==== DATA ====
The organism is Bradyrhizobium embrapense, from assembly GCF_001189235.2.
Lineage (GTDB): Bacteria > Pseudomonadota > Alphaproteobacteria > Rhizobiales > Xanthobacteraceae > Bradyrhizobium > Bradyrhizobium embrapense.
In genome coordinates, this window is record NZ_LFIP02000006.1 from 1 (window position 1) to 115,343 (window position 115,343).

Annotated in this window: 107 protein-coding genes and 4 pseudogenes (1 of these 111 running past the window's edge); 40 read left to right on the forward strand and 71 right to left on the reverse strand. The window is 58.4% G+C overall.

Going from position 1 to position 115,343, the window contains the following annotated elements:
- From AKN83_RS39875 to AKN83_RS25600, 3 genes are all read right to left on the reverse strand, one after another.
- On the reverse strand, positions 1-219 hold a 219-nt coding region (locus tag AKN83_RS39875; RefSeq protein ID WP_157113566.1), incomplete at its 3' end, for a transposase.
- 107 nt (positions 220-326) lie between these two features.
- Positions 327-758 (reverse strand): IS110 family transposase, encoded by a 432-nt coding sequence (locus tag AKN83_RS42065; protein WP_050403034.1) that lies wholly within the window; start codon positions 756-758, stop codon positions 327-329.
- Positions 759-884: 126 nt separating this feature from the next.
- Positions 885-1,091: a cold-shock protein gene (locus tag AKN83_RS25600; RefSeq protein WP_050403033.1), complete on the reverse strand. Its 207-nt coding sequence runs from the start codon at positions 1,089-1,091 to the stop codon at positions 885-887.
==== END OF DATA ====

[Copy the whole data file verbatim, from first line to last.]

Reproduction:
The organism is Bradyrhizobium embrapense, from assembly GCF_001189235.2.
Lineage (GTDB): Bacteria > Pseudomonadota > Alphaproteobacteria > Rhizobiales > Xanthobacteraceae > Bradyrhizobium > Bradyrhizobium embrapense.
In genome coordinates, this window is record NZ_LFIP02000006.1 from 1 (window position 1) to 115,343 (window position 115,343).

Annotated in this window: 107 protein-coding genes and 4 pseudogenes (1 of these 111 running past the window's edge); 40 read left to right on the forward strand and 71 right to left on the reverse strand. The window is 58.4% G+C overall.

Going from position 1 to position 115,343, the window contains the following annotated elements:
- From AKN83_RS39875 to AKN83_RS25600, 3 genes are all read right to left on the reverse strand, one after another.
- On the reverse strand, positions 1-219 hold a 219-nt coding region (locus tag AKN83_RS39875; RefSeq protein ID WP_157113566.1), incomplete at its 3' end, for a transposase.
- 107 nt (positions 220-326) lie between these two features.
- Positions 327-758 (reverse strand): IS110 family transposase, encoded by a 432-nt coding sequence (locus tag AKN83_RS42065; protein WP_050403034.1) that lies wholly within the window; start codon positions 756-758, stop codon positions 327-329.
- Positions 759-884: 126 nt separating this feature from the next.
- Positions 885-1,091: a cold-shock protein gene (locus tag AKN83_RS25600; RefSeq protein WP_050403033.1), complete on the reverse strand. Its 207-nt coding sequence runs from the start codon at positions 1,089-1,091 to the stop codon at positions 885-887.